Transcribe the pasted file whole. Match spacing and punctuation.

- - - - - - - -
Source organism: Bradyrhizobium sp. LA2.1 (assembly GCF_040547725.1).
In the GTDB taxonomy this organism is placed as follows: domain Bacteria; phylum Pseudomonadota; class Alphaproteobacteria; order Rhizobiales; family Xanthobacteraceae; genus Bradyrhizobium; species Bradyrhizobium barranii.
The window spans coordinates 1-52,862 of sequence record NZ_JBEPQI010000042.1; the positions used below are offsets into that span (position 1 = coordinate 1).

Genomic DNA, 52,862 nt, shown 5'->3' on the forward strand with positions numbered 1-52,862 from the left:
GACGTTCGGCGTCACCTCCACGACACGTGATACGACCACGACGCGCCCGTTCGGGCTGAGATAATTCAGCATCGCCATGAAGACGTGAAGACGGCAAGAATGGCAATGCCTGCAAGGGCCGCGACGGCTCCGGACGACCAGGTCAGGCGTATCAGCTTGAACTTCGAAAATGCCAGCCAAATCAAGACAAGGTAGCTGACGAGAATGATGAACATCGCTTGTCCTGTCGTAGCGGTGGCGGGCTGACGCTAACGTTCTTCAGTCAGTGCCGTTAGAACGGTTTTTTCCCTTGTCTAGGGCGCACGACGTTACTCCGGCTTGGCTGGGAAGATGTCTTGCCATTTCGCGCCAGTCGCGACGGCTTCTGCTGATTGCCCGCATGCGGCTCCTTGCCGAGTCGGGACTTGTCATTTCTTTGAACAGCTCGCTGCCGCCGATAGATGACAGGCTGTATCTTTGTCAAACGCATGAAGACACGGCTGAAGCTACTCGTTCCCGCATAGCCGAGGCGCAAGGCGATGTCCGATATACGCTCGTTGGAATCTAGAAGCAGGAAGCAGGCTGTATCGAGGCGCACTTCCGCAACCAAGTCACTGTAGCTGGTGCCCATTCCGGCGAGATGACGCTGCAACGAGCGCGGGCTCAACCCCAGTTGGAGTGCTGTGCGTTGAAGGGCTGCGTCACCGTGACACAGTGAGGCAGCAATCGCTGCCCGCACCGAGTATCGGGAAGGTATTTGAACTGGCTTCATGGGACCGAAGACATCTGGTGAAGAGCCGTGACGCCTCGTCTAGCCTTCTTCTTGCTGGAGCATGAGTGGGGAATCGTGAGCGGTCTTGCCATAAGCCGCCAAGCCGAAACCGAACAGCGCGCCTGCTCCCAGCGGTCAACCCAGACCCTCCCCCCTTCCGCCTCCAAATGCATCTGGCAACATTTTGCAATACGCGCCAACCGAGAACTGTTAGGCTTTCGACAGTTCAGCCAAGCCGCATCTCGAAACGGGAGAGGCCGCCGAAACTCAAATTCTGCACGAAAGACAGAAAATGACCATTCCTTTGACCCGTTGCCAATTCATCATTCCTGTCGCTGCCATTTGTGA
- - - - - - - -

Source organism: Bradyrhizobium sp. LA2.1 (assembly GCF_040547725.1).
In the GTDB taxonomy this organism is placed as follows: domain Bacteria; phylum Pseudomonadota; class Alphaproteobacteria; order Rhizobiales; family Xanthobacteraceae; genus Bradyrhizobium; species Bradyrhizobium barranii.
The window spans coordinates 1-52,862 of sequence record NZ_JBEPQI010000042.1; the positions used below are offsets into that span (position 1 = coordinate 1).

Genomic DNA, 52,862 nt, shown 5'->3' on the forward strand with positions numbered 1-52,862 from the left:
GACGTTCGGCGTCACCTCCACGACACGTGATACGACCACGACGCGCCCGTTCGGGCTGAGATAATTCAGCATCGCCATGAAGACGTGAAGACGGCAAGAATGGCAATGCCTGCAAGGGCCGCGACGGCTCCGGACGACCAGGTCAGGCGTATCAGCTTGAACTTCGAAAATGCCAGCCAAATCAAGACAAGGTAGCTGACGAGAATGATGAACATCGCTTGTCCTGTCGTAGCGGTGGCGGGCTGACGCTAACGTTCTTCAGTCAGTGCCGTTAGAACGGTTTTTTCCCTTGTCTAGGGCGCACGACGTTACTCCGGCTTGGCTGGGAAGATGTCTTGCCATTTCGCGCCAGTCGCGACGGCTTCTGCTGATTGCCCGCATGCGGCTCCTTGCCGAGTCGGGACTTGTCATTTCTTTGAACAGCTCGCTGCCGCCGATAGATGACAGGCTGTATCTTTGTCAAACGCATGAAGACACGGCTGAAGCTACTCGTTCCCGCATAGCCGAGGCGCAAGGCGATGTCCGATATACGCTCGTTGGAATCTAGAAGCAGGAAGCAGGCTGTATCGAGGCGCACTTCCGCAACCAAGTCACTGTAGCTGGTGCCCATTCCGGCGAGATGACGCTGCAACGAGCGCGGGCTCAACCCCAGTTGGAGTGCTGTGCGTTGAAGGGCTGCGTCACCGTGACACAGTGAGGCAGCAATCGCTGCCCGCACCGAGTATCGGGAAGGTATTTGAACTGGCTTCATGGGACCGAAGACATCTGGTGAAGAGCCGTGACGCCTCGTCTAGCCTTCTTCTTGCTGGAGCATGAGTGGGGAATCGTGAGCGGTCTTGCCATAAGCCGCCAAGCCGAAACCGAACAGCGCGCCTGCTCCCAGCGGTCAACCCAGACCCTCCCCCCTTCCGCCTCCAAATGCATCTGGCAACATTTTGCAATACGCGCCAACCGAGAACTGTTAGGCTTTCGACAGTTCAGCCAAGCCGCATCTCGAAACGGGAGAGGCCGCCGAAACTCAAATTCTGCACGAAAGACAGAAAATGACCATTCCTTTGACCCGTTGCCAATTCATCATTCCTGTCGCTGCCATTTGTGA